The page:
A Doctor Who post, because I need some light entertainment

Parallel Worlds 3 Comments »

[Added: see the bottom of the post for the greatest thing ever.]

Yeah, I haven’t written one of these in a while. Anyway… I figured out the main thing that is wrong with the new Doctor Who series (that is, the revival which started in 2005 with Christopher Eccleston playing Doctor No. 9, and continued with David Tennant as No. 10). And that is: it’s not so much about this iconic British character of an alien time traveller who has weird adventures along with human or otherwise companions, as it is about how wonderful it is about being a fan of Doctor Who.

Not being British, I missed out on all the cultic thrill of being a fan of the show. Of course it was one of my favorite shows but it was one of those things that used to only be shown on PBS stations on this side of the pond. Before cable tv PBS pretty much had foreign tv sewn up; they were just about the only source of British shows like Monty Python, Masterpiece Theater, and so on. The schedule was more reliable, as was their funding source. But as cable took hold in the 80s, PBS began to lose its foothold as the only source of foreign tv, and I think their budget shrank, and they stopped showing anything that anyone over the age of 75 was interested in, so my last Doctor for a while was the 5th, Peter Davison. (My first was Tom Baker, number 4. I knew no other Doctors and until recently there could be no other Doctors before those two.) I remember when the tv movie came out, an abortive attempt by Fox to revive the series that went nowhere. I missed it for a reason I now forget. A friend saw it, and said it was “eh.” She hadn’t taped it, or else I’d have seen it. Anyway, I’ve never seen the tv movie with Doctor 8, Paul McGann, though I believe it’s the source of the Evil Overlord rule: “I will not turn into a snake. It never helps.”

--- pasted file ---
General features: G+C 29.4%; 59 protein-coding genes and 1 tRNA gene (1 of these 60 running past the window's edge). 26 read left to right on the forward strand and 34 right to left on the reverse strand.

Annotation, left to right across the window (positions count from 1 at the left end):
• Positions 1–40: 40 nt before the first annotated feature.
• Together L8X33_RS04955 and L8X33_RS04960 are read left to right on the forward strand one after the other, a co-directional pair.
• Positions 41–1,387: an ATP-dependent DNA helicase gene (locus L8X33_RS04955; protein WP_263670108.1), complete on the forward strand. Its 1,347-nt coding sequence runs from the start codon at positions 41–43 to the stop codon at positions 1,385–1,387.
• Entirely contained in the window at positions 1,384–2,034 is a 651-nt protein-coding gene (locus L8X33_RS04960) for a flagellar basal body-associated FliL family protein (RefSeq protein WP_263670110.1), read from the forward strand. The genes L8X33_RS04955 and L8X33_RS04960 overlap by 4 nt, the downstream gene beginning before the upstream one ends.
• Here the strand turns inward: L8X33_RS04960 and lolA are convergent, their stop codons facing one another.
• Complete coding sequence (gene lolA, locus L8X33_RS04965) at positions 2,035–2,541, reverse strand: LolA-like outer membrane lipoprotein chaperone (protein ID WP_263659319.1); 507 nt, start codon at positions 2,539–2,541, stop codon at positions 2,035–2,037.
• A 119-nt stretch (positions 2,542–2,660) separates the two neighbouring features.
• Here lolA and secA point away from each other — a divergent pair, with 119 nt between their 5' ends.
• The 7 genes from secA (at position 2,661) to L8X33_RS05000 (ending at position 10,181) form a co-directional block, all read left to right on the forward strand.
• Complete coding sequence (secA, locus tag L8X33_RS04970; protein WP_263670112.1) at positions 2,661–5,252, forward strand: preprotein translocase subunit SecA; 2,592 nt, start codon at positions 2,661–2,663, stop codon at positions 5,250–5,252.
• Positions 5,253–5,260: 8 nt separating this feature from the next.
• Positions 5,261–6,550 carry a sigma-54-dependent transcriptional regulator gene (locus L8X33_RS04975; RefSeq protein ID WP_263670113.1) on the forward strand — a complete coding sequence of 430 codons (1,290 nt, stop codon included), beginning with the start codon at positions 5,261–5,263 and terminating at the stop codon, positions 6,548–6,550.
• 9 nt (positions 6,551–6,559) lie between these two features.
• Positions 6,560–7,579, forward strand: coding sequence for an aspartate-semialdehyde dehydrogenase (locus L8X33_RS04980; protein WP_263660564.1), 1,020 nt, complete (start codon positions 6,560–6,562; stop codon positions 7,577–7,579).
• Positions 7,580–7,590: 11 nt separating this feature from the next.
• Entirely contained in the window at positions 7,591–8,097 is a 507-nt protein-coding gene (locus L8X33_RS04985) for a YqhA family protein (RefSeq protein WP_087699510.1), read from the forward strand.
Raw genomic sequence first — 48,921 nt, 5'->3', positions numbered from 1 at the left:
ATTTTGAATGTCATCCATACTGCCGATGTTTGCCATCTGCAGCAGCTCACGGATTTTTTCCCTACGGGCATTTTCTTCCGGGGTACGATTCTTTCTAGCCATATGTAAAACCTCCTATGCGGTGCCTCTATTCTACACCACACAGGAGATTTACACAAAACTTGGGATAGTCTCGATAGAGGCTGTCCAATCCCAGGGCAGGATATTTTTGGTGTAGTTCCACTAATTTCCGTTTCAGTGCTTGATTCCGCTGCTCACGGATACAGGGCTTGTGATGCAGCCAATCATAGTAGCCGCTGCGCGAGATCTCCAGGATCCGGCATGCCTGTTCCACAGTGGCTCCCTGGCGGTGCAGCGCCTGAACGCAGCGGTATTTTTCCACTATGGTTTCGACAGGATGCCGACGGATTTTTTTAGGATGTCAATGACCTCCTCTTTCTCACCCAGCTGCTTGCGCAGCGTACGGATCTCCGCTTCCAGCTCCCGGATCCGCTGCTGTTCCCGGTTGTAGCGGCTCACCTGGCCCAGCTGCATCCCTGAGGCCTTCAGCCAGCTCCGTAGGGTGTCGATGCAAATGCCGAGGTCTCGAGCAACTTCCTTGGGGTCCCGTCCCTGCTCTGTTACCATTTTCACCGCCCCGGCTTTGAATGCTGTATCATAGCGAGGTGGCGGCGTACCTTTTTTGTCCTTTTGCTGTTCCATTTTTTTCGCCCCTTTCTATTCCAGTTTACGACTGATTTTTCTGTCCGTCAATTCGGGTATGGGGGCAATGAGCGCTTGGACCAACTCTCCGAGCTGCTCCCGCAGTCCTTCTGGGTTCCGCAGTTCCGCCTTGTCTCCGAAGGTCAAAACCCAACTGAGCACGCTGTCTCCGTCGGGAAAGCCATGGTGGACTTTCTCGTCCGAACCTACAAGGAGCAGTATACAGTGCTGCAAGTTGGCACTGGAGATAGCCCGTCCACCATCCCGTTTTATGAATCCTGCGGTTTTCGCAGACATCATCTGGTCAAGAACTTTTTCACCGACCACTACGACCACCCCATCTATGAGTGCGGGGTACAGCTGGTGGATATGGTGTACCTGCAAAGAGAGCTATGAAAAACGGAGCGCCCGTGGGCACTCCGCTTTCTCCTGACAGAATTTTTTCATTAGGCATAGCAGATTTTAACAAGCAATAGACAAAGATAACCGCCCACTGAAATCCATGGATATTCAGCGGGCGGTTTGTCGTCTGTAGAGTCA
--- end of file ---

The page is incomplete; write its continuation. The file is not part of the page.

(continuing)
Anyway, I heard of the revival, but wasn’t interested, so I missed the Christopher Eccleston run when it first came out. I didn’t get into the new series until it was well into it’s third year over here. Let’s just say I’ve caught up.

I decided to look up the guy who brought it back to life, Russell T. Davies. The first thing I discovered was he was the brain behind Queer As Folk, and that he was one of what I call “professional gays.” A light went off in my head, and a little voice said “so that’s it.”

I’ve been into music fandom before. Scifi cultism is kind of like that. You think you’re special because you listen to this weird music or read these weird stories that other people flinch and frown at, and that music or those stories say something to you that you can’t get from what other people, who you soon learn to call “normals” or “mundanes” or something like that — something that marks you out as special and separate from them — listen to or read. You try to explain your liking to the normals at first, but they just give you that look, and you soon learn to keep it to yourself, so you won’t lose the specialness. The threat that you’ll wake up one day and agree with “them” — the normal, average crowd — that your special, exalted, “other” thing, isn’t really all that special, it’s a variation of something everyday, or worse, it’s an inversion of something good and true, an inversion that is a mockery, and that up against the good and true looks false, stupid, and tinny. The threat of laughter and mockery always looms for the cult fan.